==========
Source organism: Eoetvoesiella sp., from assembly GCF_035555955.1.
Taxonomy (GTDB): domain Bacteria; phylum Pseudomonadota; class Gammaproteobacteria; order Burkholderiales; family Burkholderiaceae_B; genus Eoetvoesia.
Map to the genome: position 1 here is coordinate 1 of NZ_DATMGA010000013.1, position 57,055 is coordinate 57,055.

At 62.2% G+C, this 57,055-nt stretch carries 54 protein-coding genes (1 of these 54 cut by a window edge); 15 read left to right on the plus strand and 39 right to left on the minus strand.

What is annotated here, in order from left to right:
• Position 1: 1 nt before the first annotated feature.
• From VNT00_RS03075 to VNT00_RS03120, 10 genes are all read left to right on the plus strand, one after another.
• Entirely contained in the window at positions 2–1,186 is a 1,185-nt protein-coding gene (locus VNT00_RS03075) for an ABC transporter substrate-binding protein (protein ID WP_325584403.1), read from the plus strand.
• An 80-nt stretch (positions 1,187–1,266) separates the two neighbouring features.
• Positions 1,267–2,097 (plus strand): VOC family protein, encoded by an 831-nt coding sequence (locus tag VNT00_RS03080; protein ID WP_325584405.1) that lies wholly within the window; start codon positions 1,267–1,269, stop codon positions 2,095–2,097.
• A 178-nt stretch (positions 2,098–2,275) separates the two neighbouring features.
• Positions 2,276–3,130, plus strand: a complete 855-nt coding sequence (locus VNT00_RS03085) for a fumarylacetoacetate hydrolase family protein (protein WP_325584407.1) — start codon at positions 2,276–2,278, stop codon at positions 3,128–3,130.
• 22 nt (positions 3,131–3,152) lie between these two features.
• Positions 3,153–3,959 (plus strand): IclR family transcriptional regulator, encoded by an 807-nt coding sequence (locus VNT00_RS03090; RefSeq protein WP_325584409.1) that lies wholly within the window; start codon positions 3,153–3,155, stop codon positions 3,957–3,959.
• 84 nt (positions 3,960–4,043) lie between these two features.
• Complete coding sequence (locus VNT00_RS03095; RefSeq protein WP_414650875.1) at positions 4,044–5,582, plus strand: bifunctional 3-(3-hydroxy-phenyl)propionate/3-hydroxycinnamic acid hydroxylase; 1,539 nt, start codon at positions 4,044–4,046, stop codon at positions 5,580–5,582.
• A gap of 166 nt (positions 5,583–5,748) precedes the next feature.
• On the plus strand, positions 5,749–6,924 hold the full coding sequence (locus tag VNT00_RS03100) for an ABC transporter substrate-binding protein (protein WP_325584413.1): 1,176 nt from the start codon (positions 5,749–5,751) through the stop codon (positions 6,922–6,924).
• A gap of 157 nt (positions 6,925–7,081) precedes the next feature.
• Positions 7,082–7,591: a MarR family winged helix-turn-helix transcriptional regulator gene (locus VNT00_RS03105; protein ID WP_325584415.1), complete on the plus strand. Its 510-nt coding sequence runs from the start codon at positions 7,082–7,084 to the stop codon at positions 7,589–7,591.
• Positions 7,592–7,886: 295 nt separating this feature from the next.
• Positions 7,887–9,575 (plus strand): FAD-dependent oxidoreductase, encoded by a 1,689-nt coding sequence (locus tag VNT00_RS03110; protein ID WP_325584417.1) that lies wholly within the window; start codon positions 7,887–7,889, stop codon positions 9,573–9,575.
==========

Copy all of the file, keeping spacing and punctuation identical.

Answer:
Source organism: Eoetvoesiella sp., from assembly GCF_035555955.1.
Taxonomy (GTDB): domain Bacteria; phylum Pseudomonadota; class Gammaproteobacteria; order Burkholderiales; family Burkholderiaceae_B; genus Eoetvoesia.
Map to the genome: position 1 here is coordinate 1 of NZ_DATMGA010000013.1, position 57,055 is coordinate 57,055.

At 62.2% G+C, this 57,055-nt stretch carries 54 protein-coding genes (1 of these 54 cut by a window edge); 15 read left to right on the plus strand and 39 right to left on the minus strand.

What is annotated here, in order from left to right:
• Position 1: 1 nt before the first annotated feature.
• From VNT00_RS03075 to VNT00_RS03120, 10 genes are all read left to right on the plus strand, one after another.
• Entirely contained in the window at positions 2–1,186 is a 1,185-nt protein-coding gene (locus VNT00_RS03075) for an ABC transporter substrate-binding protein (protein ID WP_325584403.1), read from the plus strand.
• An 80-nt stretch (positions 1,187–1,266) separates the two neighbouring features.
• Positions 1,267–2,097 (plus strand): VOC family protein, encoded by an 831-nt coding sequence (locus tag VNT00_RS03080; protein ID WP_325584405.1) that lies wholly within the window; start codon positions 1,267–1,269, stop codon positions 2,095–2,097.
• A 178-nt stretch (positions 2,098–2,275) separates the two neighbouring features.
• Positions 2,276–3,130, plus strand: a complete 855-nt coding sequence (locus VNT00_RS03085) for a fumarylacetoacetate hydrolase family protein (protein WP_325584407.1) — start codon at positions 2,276–2,278, stop codon at positions 3,128–3,130.
• 22 nt (positions 3,131–3,152) lie between these two features.
• Positions 3,153–3,959 (plus strand): IclR family transcriptional regulator, encoded by an 807-nt coding sequence (locus VNT00_RS03090; RefSeq protein WP_325584409.1) that lies wholly within the window; start codon positions 3,153–3,155, stop codon positions 3,957–3,959.
• 84 nt (positions 3,960–4,043) lie between these two features.
• Complete coding sequence (locus VNT00_RS03095; RefSeq protein WP_414650875.1) at positions 4,044–5,582, plus strand: bifunctional 3-(3-hydroxy-phenyl)propionate/3-hydroxycinnamic acid hydroxylase; 1,539 nt, start codon at positions 4,044–4,046, stop codon at positions 5,580–5,582.
• A gap of 166 nt (positions 5,583–5,748) precedes the next feature.
• On the plus strand, positions 5,749–6,924 hold the full coding sequence (locus tag VNT00_RS03100) for an ABC transporter substrate-binding protein (protein WP_325584413.1): 1,176 nt from the start codon (positions 5,749–5,751) through the stop codon (positions 6,922–6,924).
• A gap of 157 nt (positions 6,925–7,081) precedes the next feature.
• Positions 7,082–7,591: a MarR family winged helix-turn-helix transcriptional regulator gene (locus VNT00_RS03105; protein ID WP_325584415.1), complete on the plus strand. Its 510-nt coding sequence runs from the start codon at positions 7,082–7,084 to the stop codon at positions 7,589–7,591.
• Positions 7,592–7,886: 295 nt separating this feature from the next.
• Positions 7,887–9,575 (plus strand): FAD-dependent oxidoreductase, encoded by a 1,689-nt coding sequence (locus tag VNT00_RS03110; protein ID WP_325584417.1) that lies wholly within the window; start codon positions 7,887–7,889, stop codon positions 9,573–9,575.